Director General/Executive Director
Mr President, Your Excellency, Minister Angue,
Members of the Council,
Thank you for the opportunity to address the Council on the growing threat of transnational organized crime at sea.
Two-thirds of the world's surface is ocean. Nearly all of that is beyond any state's territorial waters and largely not subject to a single state criminal jurisdiction. The high seas are open for vessels of all countries, both coastal and landlocked, to support international trade and economic cooperation, contact among peoples and the responsible use of natural resources.
However, in recent years the freedom of navigation is being exploited by criminal groups. Transnational maritime crime is increasingly sophisticated, and it is expanding, both in terms of size and types of criminal activities.
Even as I speak, the UN Office on Drugs and Crime has staff in the field working with member states to counter:
These crimes pose an immediate danger to people's lives and safety, they undermine human rights, hinder sustainable development and, as this Council has recognized, they threaten international peace and security.
I am therefore grateful to the Presidency of Equatorial Guinea for bringing this global issue to the Council, to strengthen international responses and protect our seas from criminals.
We have a solid international legal framework in place to tackle transnational maritime crime.
The UN Convention on the Law of the Sea, settled nearly forty years ago, addresses only piracy in detail.
But global action is reinforced by the UN Convention against Transnational Organized Crime and its protocols, as well as by the 1988 UN Convention against Illicit Traffic in Narcotic Drugs and Psychotropic Substances, the 1988 Convention for the Suppression of Unlawful Acts against the Safety of Maritime Navigation, the global counter-terrorism instruments, and more.
This is the basis for the technical assistance and capacity building UNODC provides through our country, regional and global programmes.
Maritime crime by its nature involves vessels, cargoes, crews, victims and illicit money flows from many regions. UNODC's Global Maritime Crime Programme operates out of Colombo. This puts our experts close to some of the world's busiest shipping routes.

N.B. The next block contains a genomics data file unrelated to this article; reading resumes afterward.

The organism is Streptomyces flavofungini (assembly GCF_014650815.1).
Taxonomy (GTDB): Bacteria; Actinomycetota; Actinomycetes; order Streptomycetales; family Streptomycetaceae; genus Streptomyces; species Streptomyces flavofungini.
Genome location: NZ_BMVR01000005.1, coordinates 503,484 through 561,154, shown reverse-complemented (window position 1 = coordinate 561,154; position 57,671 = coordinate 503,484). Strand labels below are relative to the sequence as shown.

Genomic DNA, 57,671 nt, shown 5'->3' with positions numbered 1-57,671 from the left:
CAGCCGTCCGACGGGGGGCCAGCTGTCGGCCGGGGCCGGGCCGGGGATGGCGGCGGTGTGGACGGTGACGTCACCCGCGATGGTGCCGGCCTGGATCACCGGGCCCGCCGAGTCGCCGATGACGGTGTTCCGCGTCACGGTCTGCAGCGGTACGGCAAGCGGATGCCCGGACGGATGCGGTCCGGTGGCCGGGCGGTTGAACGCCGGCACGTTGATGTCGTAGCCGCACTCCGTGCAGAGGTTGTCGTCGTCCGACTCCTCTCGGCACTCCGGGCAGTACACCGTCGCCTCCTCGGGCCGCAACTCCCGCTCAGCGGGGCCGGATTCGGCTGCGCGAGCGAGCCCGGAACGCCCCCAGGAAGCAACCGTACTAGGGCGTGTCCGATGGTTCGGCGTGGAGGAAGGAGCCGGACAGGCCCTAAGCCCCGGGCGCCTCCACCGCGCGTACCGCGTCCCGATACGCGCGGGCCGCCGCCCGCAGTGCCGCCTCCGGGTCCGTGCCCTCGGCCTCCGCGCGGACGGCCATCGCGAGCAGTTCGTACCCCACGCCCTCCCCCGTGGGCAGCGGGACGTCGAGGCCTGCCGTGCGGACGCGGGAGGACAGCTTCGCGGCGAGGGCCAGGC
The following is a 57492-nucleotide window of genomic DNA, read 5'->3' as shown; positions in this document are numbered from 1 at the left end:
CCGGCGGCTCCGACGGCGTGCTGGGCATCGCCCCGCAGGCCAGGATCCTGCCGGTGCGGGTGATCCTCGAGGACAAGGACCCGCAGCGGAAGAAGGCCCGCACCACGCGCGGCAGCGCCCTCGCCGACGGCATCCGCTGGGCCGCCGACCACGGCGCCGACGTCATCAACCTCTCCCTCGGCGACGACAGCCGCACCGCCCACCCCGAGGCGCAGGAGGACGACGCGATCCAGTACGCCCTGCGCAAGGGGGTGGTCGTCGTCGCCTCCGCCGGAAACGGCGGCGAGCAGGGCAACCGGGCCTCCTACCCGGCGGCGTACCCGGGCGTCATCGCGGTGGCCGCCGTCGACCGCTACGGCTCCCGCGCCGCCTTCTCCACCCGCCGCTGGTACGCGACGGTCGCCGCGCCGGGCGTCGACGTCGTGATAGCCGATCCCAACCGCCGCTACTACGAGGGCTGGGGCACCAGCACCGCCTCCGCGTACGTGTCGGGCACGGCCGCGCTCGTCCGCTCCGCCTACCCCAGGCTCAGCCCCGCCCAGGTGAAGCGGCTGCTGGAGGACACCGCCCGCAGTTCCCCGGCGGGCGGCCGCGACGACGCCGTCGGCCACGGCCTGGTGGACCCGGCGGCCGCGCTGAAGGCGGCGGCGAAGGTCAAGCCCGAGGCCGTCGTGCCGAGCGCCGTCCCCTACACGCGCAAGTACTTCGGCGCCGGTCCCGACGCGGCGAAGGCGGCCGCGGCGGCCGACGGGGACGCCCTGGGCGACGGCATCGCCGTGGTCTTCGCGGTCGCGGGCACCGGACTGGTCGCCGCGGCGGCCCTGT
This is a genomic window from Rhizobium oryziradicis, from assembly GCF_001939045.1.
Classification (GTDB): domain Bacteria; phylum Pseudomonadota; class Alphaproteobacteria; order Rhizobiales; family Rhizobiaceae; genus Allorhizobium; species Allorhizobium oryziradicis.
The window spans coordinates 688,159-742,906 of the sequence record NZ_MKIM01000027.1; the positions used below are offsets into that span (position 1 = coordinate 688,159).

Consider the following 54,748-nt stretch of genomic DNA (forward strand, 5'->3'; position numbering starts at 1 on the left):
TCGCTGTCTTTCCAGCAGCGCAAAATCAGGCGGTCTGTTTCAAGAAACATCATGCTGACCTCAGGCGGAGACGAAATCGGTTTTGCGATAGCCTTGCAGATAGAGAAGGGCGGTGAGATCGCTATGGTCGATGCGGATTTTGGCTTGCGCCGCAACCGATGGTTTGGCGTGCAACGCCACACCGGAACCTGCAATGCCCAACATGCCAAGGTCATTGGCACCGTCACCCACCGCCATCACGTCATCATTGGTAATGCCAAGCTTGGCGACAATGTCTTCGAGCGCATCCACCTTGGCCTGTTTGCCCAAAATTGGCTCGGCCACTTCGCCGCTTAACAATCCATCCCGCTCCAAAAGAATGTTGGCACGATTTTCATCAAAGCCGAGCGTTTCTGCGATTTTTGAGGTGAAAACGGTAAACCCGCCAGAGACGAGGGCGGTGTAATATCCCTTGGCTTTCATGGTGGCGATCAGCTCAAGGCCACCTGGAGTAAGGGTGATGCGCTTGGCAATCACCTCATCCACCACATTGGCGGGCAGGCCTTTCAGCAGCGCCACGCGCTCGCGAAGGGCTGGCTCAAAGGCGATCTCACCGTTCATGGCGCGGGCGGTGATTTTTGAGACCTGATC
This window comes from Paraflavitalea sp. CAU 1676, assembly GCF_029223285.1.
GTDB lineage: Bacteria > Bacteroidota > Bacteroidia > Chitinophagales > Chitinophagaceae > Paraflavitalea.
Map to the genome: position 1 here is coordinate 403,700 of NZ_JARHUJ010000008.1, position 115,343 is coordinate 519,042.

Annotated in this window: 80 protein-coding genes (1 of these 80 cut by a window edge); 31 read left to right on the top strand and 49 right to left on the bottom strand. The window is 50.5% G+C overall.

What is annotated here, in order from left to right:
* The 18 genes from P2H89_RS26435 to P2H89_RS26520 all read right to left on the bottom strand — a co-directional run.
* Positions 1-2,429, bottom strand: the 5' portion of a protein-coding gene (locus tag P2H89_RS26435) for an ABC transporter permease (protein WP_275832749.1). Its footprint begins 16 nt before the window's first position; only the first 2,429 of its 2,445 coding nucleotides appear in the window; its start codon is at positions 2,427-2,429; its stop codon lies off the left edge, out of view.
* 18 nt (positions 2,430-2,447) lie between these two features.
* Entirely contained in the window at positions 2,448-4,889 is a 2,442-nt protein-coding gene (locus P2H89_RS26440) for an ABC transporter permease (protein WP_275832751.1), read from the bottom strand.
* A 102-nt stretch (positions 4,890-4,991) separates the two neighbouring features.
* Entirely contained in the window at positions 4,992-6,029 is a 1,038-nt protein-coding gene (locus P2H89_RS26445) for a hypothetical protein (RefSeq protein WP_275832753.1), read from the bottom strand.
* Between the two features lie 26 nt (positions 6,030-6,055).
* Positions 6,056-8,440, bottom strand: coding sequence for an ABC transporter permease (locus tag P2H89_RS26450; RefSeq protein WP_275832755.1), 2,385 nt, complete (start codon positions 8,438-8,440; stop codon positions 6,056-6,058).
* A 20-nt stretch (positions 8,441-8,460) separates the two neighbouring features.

Our methods, based around long-term mentoring and hands-on training, are innovative, efficient and effective, working at sea as well as in coast guard offices, courtrooms and prisons.
Our work on maritime crime grew out of our successful counter-piracy programme off the coast of Somalia. UNODC continues to support trials in Kenya and Seychelles, as well as the humane and secure imprisonment of convicted pirates.
In this regard, I am pleased to report that we have completed the first phase of the Mogadishu Prison and Court Complex, which will be handed over shortly to the Somali government and which will provide a secure environment for the trial of those suspected of maritime crime and terrorism.
We implement these activities with the EU Naval Forces as well as other international naval forces, INTERPOL, the International Maritime Organization and partners in the commercial maritime sector.
This is a model of public/private cooperation we have further advanced through the Indian Ocean Forum on Maritime Crime, which coordinates the response to heroin and charcoal smuggling that is funding terrorist groups, and the Contact Group on Maritime Crime in the Sulu and Celebes Sea.
UNODC also supports inter-regional cooperation against criminal activities at sea through the so-called Yaoundé maritime security architecture.
Moreover, we are working to secure the container trade supply chain through another global programme, the joint UNODC-WCO Container Control Programme, as well as through our programmes to counter terrorism, human trafficking and migrant smuggling, wildlife and fisheries crime, firearms trafficking and emerging crimes.
All our work at sea, where jurisdiction is complex, crime is often committed unseen and enforcement is difficult, builds on UNODC's long experience and research expertise in addressing all forms of organized crime, terrorism and corruption.
Going forward, we would welcome the Council's support for the following:
Firstly, to urge all Member States to facilitate mutual legal assistance and other forms of cooperation to address the expansion of transnational organized crime at sea, through ratification and effective use of the international legal framework;
Secondly, to encourage Member States to enhance technical assistance so we can continue operationalizing cooperation through platforms like the Indian Ocean Forum on Maritime Crime and through the exchange of liaison magistrates and regional networks of prosecutors and central authorities. Such action can help to ensure that those responsible, the criminal kingpins, are brought to justice.
Finally, we would welcome the Council's continued engagement with this topic, including by encouraging discussion to identify options for enhancing coordination, as well as recommendations to better prevent and counter transnational maritime crime.
I thank you once again for your attention. UNODC is here to support you.